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Hydroxocobalamin solution for injection

Updated 2 Feb 2023 | Vitamin B12


Solution for injection containing hydroxocobalamin

Drugs List

  • COBALIN-H 1mg/1ml injection
  • hydroxocobalamin 1mg/ml injection
  • NEO-CYTAMEN 1mg/1ml injection
  • Therapeutic Indications


    Leber's optic atrophy
    Macrocytic anaemia due to B12 deficiency: prophylaxis
    Macrocytic anaemia with neurological involvement: Treatment
    Macrocytic anaemia without neurological involvement: Treatment
    Tobacco amblyopia

    Unlicensed Uses

    Congenital transcobalamin II deficiency
    Methylmalonic acidaemia



    Addisonian pernicious anaemia and other macrocytic anaemias without neurological complications
    Initial dose: 250 to 1000 micrograms on alternate days for 7 to 14 days, followed by 250 micrograms weekly until blood count returns to normal.
    Maintenance dose: 1000 micrograms every two to three months thereafter.

    Addisonian pernicious anaemia and other macrocytic anaemias with neurological complications
    Initial dose: 1000 micrograms on alternate days.
    Maintenance dose: 1000 micrograms every two months thereafter.

    Prophylaxis of macrocytic anaemias associated with Vitamin B12 deficiency
    1000 micrograms every two or three months.

    Tobacco amblyopia and Leber's optic neuropathy
    Initial dose: 1000 micrograms daily for two weeks, then twice weekly.
    Maintenance dose: 1000 micrograms every three months or, if required, as frequently as monthly.


    For licensed doses in children aged 1 month to 18 years (See Dosage; Adult).

    Congenital transcobalamin II deficiency (unlicensed)
    Children aged 1 month to 18 years
    Initial dose: 1mg three times weekly. Dose may be reduced to 1mg once weekly or as appropriate, after one year of therapy.

    Homocystinuria and methylmalonic acidaemia (unlicensed)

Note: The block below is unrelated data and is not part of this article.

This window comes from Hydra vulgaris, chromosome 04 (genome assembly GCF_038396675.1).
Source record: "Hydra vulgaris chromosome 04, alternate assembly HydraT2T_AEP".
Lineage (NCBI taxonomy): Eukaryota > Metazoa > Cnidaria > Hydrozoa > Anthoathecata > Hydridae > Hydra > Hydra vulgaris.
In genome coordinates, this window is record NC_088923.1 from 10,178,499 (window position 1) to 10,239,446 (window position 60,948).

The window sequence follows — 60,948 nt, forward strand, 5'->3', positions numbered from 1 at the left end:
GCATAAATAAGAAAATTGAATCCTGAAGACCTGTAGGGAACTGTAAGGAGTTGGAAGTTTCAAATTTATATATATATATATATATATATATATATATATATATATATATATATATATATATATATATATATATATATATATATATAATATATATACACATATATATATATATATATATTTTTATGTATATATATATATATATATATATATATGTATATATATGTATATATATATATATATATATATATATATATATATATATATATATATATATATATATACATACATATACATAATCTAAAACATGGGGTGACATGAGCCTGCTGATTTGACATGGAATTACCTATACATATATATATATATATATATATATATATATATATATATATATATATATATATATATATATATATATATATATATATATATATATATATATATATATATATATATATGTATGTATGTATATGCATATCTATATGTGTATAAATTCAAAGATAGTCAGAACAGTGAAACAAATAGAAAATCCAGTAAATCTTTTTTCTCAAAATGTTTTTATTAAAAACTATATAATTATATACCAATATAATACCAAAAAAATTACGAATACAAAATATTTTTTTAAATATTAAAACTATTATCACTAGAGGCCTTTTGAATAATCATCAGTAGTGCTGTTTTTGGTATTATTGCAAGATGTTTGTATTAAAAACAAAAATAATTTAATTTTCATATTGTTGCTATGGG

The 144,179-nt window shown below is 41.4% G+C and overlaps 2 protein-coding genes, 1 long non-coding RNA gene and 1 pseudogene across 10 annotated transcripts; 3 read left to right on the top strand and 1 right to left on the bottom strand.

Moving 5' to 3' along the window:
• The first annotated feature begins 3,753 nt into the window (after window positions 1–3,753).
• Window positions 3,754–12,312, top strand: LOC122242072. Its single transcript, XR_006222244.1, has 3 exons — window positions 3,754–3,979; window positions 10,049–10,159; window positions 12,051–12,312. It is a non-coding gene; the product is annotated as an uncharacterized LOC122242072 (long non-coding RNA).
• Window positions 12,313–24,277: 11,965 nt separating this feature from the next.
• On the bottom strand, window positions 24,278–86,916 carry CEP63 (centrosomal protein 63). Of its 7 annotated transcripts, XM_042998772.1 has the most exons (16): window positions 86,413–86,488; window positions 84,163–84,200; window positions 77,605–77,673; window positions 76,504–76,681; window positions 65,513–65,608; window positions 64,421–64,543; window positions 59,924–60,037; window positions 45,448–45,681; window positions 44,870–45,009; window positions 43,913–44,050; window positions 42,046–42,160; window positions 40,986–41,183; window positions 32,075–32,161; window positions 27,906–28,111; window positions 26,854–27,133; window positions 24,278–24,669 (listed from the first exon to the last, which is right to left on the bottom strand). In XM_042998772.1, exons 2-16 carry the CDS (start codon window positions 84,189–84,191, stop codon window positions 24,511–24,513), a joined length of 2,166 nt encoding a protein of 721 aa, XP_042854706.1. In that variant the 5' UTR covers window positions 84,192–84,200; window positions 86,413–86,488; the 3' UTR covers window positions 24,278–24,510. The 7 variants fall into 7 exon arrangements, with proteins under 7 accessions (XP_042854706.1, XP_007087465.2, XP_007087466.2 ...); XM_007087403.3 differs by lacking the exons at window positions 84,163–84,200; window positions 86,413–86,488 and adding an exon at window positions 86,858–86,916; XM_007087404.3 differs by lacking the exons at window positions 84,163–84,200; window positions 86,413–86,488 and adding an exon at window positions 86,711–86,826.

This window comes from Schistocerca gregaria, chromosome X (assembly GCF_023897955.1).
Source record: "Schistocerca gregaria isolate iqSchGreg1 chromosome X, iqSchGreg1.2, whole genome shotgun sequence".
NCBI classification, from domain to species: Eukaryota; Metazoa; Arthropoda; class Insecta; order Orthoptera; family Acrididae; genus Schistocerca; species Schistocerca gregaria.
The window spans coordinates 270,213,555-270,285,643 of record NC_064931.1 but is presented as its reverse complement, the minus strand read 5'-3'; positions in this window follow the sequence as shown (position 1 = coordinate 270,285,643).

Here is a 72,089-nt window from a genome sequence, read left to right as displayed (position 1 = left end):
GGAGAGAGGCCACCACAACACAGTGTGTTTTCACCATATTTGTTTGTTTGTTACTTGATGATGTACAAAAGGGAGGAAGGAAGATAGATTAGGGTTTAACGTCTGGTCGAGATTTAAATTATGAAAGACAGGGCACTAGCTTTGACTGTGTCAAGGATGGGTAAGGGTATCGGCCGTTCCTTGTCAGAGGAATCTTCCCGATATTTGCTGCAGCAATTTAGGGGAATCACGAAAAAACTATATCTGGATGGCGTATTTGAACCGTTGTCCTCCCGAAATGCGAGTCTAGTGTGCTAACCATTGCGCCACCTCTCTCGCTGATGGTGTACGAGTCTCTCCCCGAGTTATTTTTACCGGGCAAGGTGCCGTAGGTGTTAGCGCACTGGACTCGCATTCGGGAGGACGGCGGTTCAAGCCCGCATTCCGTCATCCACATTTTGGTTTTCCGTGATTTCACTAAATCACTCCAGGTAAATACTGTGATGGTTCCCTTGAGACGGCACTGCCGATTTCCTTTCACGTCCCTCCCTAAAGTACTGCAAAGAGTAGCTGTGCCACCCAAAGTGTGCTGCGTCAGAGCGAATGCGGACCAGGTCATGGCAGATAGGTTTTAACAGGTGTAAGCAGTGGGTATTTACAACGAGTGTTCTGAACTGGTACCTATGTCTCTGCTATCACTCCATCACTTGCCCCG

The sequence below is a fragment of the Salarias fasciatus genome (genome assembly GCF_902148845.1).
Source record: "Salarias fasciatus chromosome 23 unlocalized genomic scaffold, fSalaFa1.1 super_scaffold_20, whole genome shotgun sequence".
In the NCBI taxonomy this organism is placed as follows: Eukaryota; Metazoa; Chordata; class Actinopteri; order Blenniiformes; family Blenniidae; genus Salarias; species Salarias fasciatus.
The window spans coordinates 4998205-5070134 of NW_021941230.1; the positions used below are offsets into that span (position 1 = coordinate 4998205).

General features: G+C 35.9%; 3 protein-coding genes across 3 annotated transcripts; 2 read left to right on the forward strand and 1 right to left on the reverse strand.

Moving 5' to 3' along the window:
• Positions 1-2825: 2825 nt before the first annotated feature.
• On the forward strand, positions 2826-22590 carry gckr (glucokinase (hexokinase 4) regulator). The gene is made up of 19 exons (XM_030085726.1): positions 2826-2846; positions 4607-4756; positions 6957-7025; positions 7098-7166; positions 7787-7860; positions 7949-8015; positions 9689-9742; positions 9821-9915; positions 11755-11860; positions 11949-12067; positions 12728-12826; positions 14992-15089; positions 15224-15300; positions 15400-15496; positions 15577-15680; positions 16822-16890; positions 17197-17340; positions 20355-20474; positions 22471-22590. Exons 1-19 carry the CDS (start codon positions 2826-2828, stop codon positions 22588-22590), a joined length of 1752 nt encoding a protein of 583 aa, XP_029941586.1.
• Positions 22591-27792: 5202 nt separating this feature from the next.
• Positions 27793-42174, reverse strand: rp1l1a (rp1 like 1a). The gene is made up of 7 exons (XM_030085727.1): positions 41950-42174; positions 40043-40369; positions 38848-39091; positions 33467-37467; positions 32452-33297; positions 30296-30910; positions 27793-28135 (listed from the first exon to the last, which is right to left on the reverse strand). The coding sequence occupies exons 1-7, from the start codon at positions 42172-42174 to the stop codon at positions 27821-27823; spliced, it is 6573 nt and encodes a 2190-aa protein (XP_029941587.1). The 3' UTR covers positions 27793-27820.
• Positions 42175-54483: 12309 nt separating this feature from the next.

Initial dose: 1mg daily for 5 to 7 days.
    Maintenance dose: Up to 1mg once or twice weekly, titrated according to response.
    In patients with methylmalonic acidaemia responding well to intramuscular injection, consider oral administration at a dose of 5mg to 10mg once or twice weekly.


    Congenital transcobalamin II deficiency (unlicensed)
    Initial dose: 1mg three times weekly. Dose may be reduced to 1mg once weekly or as appropriate, after one year of therapy.


    None known

    Precautions and Warnings


    Folate deficiency: Indiscriminate administration may mask true diagnosis
    Chloramphenicol treated patients may respond poorly
    Confirm diagnosis of vitamin B12 deficiency before initiating treatment
    Exclude folate deficiency as cause of megaloblastic anaemia
    Monitor serum potassium on initiation as hypokalaemia can occur
    Monitor haematological parameters regularly throughout treatment
    Monitor platelet count for thrombocytosis in first weeks of treatment
    Antibodies to ingredient may develop
    Most antibiotics invalidate Vitamin B12 assays by microbiological technique

    Pregnancy and Lactation


    Use hydroxocobalamin with caution during pregnancy.

    Hydroxocobalamin supplementation is not routinely needed when pregnant. Anaemia caused by a vitamin B12 deficiency should be treated during pregnancy (Schaefer, 2015). Severe maternal vitamin B12 deficiency during pregnancy may lead to subsequent infertility and poor pregnancy outcome, however less severe deficiencies are not thought to be harmful to mother of foetus (Briggs, 2015).